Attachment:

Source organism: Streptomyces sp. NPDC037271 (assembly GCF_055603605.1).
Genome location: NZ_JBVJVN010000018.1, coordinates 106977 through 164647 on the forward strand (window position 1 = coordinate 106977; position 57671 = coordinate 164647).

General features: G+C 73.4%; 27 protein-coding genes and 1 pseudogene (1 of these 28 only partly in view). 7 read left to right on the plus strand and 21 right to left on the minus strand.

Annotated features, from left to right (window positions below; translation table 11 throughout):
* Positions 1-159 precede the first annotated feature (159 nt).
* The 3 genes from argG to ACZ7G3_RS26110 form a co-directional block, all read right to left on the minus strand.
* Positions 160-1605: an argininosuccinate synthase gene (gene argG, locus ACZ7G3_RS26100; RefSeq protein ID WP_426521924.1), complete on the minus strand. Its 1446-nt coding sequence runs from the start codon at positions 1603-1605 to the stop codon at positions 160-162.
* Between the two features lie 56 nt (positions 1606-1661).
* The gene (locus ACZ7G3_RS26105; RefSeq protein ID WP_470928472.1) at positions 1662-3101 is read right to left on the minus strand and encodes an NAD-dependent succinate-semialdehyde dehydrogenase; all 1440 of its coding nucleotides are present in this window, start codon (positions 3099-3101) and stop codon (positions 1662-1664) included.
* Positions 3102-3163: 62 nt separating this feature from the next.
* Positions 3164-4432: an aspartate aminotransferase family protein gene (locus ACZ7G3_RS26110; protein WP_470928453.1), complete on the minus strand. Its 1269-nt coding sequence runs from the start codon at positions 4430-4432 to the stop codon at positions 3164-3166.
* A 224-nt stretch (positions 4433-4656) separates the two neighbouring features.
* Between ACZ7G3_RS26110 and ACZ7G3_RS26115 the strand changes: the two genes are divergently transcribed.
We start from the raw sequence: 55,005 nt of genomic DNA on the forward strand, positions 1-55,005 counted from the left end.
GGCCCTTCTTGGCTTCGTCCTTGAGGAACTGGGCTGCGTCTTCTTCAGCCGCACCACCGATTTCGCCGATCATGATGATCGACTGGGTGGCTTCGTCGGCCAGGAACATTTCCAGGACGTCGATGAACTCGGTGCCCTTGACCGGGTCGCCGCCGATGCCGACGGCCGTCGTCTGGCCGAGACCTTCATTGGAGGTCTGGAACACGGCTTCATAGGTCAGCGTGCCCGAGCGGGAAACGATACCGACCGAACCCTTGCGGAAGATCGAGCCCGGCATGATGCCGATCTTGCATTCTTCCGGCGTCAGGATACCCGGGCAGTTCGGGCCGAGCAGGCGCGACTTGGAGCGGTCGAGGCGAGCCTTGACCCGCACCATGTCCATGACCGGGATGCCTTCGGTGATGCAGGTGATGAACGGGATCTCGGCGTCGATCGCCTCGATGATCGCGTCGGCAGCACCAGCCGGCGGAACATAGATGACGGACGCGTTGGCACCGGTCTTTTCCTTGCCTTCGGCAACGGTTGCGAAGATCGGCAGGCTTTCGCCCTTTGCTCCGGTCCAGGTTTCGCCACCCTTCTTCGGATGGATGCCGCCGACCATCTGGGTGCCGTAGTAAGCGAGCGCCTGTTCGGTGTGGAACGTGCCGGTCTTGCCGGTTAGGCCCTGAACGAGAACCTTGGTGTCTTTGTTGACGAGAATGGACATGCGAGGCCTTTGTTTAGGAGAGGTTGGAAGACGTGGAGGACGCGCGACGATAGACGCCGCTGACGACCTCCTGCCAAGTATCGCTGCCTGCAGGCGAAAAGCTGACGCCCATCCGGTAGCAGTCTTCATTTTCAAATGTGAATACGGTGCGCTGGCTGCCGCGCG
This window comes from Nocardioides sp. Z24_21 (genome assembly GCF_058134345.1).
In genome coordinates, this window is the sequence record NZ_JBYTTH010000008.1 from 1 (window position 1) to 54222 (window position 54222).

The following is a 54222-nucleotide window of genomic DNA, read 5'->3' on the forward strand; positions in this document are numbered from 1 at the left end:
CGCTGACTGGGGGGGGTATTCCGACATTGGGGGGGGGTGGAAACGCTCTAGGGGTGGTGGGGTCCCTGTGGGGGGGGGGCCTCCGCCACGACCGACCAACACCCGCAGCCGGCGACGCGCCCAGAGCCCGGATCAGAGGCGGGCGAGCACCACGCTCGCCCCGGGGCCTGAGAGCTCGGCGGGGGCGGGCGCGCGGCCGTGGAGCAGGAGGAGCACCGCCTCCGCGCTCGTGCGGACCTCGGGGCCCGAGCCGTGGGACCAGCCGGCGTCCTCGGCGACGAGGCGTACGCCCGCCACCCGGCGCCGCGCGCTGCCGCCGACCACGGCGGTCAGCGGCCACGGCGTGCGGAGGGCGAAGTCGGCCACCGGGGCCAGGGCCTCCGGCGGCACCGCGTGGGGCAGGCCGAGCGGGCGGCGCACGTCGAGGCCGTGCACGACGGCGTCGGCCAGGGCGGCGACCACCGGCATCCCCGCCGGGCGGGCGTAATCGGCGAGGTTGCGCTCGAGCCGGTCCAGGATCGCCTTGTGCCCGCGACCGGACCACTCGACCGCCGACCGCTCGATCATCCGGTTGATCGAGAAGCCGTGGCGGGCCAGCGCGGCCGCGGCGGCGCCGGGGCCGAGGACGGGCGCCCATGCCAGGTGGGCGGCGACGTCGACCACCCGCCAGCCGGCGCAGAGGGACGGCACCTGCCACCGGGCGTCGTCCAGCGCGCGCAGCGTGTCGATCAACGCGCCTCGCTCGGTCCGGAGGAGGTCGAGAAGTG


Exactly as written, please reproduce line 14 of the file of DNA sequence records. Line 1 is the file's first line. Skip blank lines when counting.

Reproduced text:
We start from the raw sequence: 55,005 nt of genomic DNA on the forward strand, positions 1-55,005 counted from the left end.